CHICAGO - St. Bernard Hospital

1905 to the present

In the summer of 1903 Father Bernard Murray, pastor of St. Bernard Parish in the Englewood area of Chicago, with permission from Archbishop James Edward Quigley, invited the Religious Hospitallers of St. Joseph of Kingston, Ontario, to open a hospital in his parish. Archbishop Charles Gauthier of Kingston gave his permission for seven sisters, Sisters Anne Hopkins, Mary of the Sacred Heart (Catherine Leahy), Elizabeth Norris, Gertrude Leahy, Helen Jarrell, Mary Anne Blaney and Sarah Farrell, to open this needed hospital. They left Kingston on November 21, 1903.Funds were raised and, after set backs including a fire which destroyed the Sisters’ convent, St. Bernard Hospital opened on November 21, 1905.

Over the years St. Bernard Hospital was affected by the economic and demographic changes in their neighbourhood. The RHSJs have remained committed to serving the community, living out their mission of compassionate care to the most needy and the hospital has continued to expand to serve the changing needs of the community.

The Englewood area around St. Bernard Hospital had deteriorated with the upkeep of houses poor and the shells of homes destroyed by fire left standing. The City of Chicago levelled some of these buildings and the C.E.O. of St. Bernard Hospital envisioned new affordable single-family homes on these empty lots. St. Bernard Housing Development Corporation was formed and in partnership with civic and private agencies 90 single-family homes were built. These homes, known as Bernard Place, are part of a larger New Englewood Crossings plan, which will provide over 120 affordable single-family residences, set along tree-lined streets.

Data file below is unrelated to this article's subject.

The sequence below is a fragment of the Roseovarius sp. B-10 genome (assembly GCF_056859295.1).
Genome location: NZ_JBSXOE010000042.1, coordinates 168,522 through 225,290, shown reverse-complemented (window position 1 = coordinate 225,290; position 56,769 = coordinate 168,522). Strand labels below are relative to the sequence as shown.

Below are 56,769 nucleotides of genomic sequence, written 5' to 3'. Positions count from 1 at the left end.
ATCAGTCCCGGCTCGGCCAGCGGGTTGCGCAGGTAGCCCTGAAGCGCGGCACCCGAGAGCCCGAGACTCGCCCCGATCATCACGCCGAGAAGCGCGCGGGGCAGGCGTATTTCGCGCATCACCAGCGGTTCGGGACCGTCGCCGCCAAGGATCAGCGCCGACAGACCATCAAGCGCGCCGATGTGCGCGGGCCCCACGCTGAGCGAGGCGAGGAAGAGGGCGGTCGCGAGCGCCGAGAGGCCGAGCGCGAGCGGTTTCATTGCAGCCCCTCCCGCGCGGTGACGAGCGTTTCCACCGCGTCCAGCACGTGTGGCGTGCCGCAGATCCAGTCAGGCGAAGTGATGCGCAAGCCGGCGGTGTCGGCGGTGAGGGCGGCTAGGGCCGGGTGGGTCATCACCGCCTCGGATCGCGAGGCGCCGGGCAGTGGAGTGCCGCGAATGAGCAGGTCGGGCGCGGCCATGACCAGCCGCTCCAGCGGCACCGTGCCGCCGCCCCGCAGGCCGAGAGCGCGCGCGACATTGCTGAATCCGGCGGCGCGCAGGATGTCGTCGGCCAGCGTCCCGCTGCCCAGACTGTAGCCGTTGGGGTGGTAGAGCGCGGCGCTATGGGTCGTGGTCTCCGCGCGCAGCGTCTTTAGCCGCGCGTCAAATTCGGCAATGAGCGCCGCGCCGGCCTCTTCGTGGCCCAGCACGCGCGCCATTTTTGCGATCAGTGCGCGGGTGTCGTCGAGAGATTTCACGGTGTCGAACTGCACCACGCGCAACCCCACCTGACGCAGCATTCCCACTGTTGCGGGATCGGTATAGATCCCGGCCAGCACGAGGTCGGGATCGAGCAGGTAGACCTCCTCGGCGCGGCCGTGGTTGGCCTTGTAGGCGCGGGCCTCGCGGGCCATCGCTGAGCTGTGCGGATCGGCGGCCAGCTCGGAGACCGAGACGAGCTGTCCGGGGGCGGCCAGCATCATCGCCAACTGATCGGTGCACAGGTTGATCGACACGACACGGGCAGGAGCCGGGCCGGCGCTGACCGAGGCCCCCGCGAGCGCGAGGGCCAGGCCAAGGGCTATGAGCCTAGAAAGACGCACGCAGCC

St. Bernard Hospital continues to respond to the needs of its community. In addition to the modern medical facilities housed in the Hospital, St. Bernard’s also provides medical care in the community through its Pediatric Mobile Health Unit, provides infant immunization, dental care for children and offers free mammograms to uninsured women. It is sponsored by Catholic Health International.